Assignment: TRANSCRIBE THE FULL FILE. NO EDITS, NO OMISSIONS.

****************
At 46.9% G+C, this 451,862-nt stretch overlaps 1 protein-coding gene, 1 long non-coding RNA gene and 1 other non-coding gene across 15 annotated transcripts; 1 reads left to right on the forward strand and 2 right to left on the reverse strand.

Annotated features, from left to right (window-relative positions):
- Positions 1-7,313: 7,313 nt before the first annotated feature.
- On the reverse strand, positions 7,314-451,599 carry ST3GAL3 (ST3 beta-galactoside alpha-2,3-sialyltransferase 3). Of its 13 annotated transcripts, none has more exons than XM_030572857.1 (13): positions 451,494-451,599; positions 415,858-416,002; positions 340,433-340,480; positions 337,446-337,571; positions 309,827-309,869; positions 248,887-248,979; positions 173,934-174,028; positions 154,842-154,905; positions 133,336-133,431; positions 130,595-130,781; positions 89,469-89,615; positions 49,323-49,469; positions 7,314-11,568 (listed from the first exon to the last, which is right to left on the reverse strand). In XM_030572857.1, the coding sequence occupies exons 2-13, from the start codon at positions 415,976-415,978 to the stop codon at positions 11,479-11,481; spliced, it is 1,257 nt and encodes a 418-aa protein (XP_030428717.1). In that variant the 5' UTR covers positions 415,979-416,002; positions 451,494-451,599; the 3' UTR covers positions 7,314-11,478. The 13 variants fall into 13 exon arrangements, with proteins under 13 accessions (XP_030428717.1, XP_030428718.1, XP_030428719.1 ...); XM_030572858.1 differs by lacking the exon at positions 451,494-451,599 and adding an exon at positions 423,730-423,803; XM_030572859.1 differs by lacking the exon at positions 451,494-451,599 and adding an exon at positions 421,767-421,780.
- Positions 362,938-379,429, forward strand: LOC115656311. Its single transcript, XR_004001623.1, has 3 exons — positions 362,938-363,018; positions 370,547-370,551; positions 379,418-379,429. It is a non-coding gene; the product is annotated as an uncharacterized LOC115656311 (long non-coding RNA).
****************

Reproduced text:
At 46.9% G+C, this 451,862-nt stretch overlaps 1 protein-coding gene, 1 long non-coding RNA gene and 1 other non-coding gene across 15 annotated transcripts; 1 reads left to right on the forward strand and 2 right to left on the reverse strand.

Annotated features, from left to right (window-relative positions):
- Positions 1-7,313: 7,313 nt before the first annotated feature.
- On the reverse strand, positions 7,314-451,599 carry ST3GAL3 (ST3 beta-galactoside alpha-2,3-sialyltransferase 3). Of its 13 annotated transcripts, none has more exons than XM_030572857.1 (13): positions 451,494-451,599; positions 415,858-416,002; positions 340,433-340,480; positions 337,446-337,571; positions 309,827-309,869; positions 248,887-248,979; positions 173,934-174,028; positions 154,842-154,905; positions 133,336-133,431; positions 130,595-130,781; positions 89,469-89,615; positions 49,323-49,469; positions 7,314-11,568 (listed from the first exon to the last, which is right to left on the reverse strand). In XM_030572857.1, the coding sequence occupies exons 2-13, from the start codon at positions 415,976-415,978 to the stop codon at positions 11,479-11,481; spliced, it is 1,257 nt and encodes a 418-aa protein (XP_030428717.1). In that variant the 5' UTR covers positions 415,979-416,002; positions 451,494-451,599; the 3' UTR covers positions 7,314-11,478. The 13 variants fall into 13 exon arrangements, with proteins under 13 accessions (XP_030428717.1, XP_030428718.1, XP_030428719.1 ...); XM_030572858.1 differs by lacking the exon at positions 451,494-451,599 and adding an exon at positions 423,730-423,803; XM_030572859.1 differs by lacking the exon at positions 451,494-451,599 and adding an exon at positions 421,767-421,780.
- Positions 362,938-379,429, forward strand: LOC115656311. Its single transcript, XR_004001623.1, has 3 exons — positions 362,938-363,018; positions 370,547-370,551; positions 379,418-379,429. It is a non-coding gene; the product is annotated as an uncharacterized LOC115656311 (long non-coding RNA).